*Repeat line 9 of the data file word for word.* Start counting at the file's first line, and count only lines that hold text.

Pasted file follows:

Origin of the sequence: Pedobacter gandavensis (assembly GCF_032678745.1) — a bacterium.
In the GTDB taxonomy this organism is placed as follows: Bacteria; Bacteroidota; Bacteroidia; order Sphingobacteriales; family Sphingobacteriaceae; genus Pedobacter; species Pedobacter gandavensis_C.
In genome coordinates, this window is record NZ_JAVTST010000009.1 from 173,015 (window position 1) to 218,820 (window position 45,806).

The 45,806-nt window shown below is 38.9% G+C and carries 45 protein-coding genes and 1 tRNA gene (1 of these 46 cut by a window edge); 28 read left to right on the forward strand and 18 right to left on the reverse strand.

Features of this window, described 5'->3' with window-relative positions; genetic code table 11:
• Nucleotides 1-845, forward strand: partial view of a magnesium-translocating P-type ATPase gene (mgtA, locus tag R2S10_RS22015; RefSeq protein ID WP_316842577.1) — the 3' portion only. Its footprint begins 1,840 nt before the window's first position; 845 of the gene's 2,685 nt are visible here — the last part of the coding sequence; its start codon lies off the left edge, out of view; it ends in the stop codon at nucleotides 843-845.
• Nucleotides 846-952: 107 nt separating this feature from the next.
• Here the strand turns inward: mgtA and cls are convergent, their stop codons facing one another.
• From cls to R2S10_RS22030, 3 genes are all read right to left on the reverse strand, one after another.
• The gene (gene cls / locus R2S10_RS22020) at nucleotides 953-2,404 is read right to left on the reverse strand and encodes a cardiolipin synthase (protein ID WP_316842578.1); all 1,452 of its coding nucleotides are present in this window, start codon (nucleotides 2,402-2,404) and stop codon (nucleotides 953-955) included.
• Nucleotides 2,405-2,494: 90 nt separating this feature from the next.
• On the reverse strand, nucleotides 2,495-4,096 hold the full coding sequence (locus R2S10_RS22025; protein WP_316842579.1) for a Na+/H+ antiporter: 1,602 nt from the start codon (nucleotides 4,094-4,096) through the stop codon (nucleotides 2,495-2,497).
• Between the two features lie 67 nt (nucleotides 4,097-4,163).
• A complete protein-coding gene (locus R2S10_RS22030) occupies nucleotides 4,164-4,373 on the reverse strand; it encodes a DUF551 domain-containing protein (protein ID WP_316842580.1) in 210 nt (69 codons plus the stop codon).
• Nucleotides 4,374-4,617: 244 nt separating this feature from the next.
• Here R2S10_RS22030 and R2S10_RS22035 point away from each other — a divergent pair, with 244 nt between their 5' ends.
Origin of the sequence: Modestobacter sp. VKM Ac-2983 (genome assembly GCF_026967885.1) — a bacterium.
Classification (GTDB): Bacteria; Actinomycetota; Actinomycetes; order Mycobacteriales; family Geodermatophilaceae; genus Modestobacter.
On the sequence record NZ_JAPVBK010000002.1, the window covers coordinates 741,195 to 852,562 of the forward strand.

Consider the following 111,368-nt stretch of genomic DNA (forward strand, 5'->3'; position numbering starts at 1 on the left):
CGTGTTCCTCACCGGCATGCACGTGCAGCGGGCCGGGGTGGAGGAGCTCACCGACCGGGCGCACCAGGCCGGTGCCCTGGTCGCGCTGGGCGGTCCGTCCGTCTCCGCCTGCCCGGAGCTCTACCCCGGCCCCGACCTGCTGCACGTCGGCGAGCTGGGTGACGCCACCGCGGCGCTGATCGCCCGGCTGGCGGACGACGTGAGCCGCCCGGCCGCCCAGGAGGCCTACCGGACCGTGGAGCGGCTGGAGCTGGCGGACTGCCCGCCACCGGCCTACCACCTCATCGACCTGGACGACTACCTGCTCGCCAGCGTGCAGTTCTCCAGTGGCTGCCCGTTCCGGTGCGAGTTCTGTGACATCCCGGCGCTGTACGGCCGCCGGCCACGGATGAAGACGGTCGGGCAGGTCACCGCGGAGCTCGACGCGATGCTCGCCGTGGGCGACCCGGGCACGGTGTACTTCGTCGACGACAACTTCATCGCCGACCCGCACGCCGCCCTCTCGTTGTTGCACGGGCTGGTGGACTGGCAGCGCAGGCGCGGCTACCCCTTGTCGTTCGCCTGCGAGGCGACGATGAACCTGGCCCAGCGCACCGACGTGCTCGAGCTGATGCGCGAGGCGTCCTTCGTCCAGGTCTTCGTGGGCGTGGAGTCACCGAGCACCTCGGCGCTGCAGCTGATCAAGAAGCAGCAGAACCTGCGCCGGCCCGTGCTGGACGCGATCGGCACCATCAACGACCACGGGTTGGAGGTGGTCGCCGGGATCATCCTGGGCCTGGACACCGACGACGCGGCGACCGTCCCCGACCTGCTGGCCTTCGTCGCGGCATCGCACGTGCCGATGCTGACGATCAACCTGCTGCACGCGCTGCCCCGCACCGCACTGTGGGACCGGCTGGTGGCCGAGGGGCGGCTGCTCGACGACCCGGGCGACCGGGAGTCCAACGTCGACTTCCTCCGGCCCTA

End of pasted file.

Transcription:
• From cls to R2S10_RS22030, 3 genes are all read right to left on the reverse strand, one after another.